Spill – Bristol Old Vic Studio, Bristol

Spill BOV
Originally published on Public Reviews

Bristol Old Vic’s Made In Bristol scheme is a terrific outreach project that sees a group of 18-25 year olds come together every year to train and form a company under the guidance of the theatre, culminating in a valedictory show that springs the company out fully formed into the world. It has already created impressive results, the Wardrobe Ensemble were the very first company to come out of the scheme and Hotel Echo are also developing buzz. Unfortunately, Propolis Theatre’s Spill suggests a company still trying to find its own sense of self; it has gobbled up ideas and influence from a range of impressive names, but at this moment in time there is little sense of their own identity.

It may have something to do with its subject matter. Spill is a verbatim work about sex; a verbatim piece that collects a collage of voices talking about their first time, their sexual identity and, well, that’s about it. Perhaps it’s the age range, the company too young to tackle the full-on complexities of the subject. It influences what they see as important, half the show is devoted to talking about virginity. For anyone whose virginity has long since passed (sorry Mum and Dad, no more talk about my own sexual history!), it’s a subject that can’t hold the interest for long. As the author David Nicholls has said “Other people’s sex lives are a little like other people’s holidays: you’re glad that they had fun, but you weren’t there and don’t necessarily want to see the photos.” The second half of the show finds more interesting ground as the company delve into sexual identity in all its multi-faceted shades, but even at 70 minutes it feels like there’s not enough material to sustain it. Perhaps they’re making theatre more suited to people their own age, but for someone who was born in the mid-eighties, nothing here is new or particularly revelatory. No one expects sex to be “clean, quiet, careful, hairless, monogamous, young, skinny, heterosexual” as stated in the publicity material in the second decade of the 21st century. Do they?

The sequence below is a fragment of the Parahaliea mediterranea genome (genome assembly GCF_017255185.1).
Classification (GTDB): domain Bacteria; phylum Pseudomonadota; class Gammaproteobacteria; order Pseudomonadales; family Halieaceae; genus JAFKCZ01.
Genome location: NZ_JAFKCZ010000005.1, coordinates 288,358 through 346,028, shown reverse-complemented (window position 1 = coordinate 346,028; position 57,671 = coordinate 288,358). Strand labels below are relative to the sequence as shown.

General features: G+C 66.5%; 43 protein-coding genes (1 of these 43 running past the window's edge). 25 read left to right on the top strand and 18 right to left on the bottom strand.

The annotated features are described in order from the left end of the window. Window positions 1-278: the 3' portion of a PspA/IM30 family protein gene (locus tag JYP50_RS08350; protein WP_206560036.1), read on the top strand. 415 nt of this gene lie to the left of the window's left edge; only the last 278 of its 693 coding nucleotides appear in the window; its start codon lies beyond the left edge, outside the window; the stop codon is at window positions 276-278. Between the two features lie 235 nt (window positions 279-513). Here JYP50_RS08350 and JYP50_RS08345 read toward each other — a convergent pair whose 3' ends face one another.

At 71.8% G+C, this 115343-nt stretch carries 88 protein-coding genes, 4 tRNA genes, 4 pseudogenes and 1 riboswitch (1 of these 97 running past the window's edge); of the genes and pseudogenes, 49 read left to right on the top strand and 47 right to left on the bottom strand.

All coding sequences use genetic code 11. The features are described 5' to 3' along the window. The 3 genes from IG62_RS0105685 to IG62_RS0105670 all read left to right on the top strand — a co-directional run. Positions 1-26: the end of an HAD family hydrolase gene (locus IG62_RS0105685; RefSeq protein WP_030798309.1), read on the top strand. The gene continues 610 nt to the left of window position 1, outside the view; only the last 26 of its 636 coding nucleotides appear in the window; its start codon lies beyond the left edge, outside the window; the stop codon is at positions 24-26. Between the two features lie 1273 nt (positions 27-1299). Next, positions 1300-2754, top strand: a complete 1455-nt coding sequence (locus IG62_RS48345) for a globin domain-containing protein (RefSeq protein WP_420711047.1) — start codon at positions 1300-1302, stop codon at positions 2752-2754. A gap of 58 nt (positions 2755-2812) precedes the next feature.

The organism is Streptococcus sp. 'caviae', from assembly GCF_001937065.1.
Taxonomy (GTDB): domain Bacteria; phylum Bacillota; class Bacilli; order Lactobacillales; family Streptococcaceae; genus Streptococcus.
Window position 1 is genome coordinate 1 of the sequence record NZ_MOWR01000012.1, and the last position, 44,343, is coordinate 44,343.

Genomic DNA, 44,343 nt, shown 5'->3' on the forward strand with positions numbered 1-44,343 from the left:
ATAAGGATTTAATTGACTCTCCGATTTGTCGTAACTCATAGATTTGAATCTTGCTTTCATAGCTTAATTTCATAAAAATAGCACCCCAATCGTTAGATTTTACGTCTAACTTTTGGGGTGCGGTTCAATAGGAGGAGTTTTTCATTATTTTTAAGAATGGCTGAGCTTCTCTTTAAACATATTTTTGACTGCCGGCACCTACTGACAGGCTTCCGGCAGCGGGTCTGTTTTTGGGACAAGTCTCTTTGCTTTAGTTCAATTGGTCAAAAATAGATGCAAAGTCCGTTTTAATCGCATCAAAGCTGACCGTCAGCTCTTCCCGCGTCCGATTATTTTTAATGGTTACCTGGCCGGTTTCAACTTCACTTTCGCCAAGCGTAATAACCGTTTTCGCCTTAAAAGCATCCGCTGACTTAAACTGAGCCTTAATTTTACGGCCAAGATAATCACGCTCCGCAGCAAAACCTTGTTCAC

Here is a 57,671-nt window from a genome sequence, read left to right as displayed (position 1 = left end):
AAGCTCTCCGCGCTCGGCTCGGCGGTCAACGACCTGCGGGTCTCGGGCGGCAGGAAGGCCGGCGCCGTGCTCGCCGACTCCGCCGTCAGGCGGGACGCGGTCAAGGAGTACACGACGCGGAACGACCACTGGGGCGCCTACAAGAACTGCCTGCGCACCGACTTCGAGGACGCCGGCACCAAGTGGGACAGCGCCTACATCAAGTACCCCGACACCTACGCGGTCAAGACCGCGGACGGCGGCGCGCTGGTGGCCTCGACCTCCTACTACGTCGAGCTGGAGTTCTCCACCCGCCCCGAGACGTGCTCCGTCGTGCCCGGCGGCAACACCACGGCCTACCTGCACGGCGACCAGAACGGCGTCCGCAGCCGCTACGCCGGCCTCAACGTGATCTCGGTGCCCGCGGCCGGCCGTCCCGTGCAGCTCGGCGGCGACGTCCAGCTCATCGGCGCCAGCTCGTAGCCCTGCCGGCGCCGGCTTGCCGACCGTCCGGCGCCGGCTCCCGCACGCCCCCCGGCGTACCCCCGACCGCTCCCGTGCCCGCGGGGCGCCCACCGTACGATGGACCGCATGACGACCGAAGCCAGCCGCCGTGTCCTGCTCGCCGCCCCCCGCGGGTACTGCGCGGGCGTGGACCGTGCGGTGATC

The whole thing is performed with energy and vim by the young cast in its last preview and there is fun to be had in ticking off some of the companies and work that has inspired the work. So there are shades of London Road in the everyday conversation set to music (though lacking Alecky Blythe’s genius with the mundane) and movement sections from the Sally Cookson book of tricks. There are some inventive moments in there: a section where one performer creates a lover using just a jacket is a spellbinding moment and later a lift turns into an awkward representation of first rutting. It feels as though they’d like to bring a more anarchic style to play, a sprinkle of Red Dash mixed with Belgian provocateurs Ontroerend Goed, but there’s a safety in the work, summed up by casting actors close to type, that makes it all feel a bit too clean cut, wholesome and dare one say “English”.

The year has been a good breeding ground for the company but if we’re to hear more from Propolis, they will need to develop more of their own vocabulary and aesthetic. The piece is a bit like your first time, over before you know it and not fully satisfactory!

Runs until Saturday 4th July 2015 | Photo: Paul Blakemore


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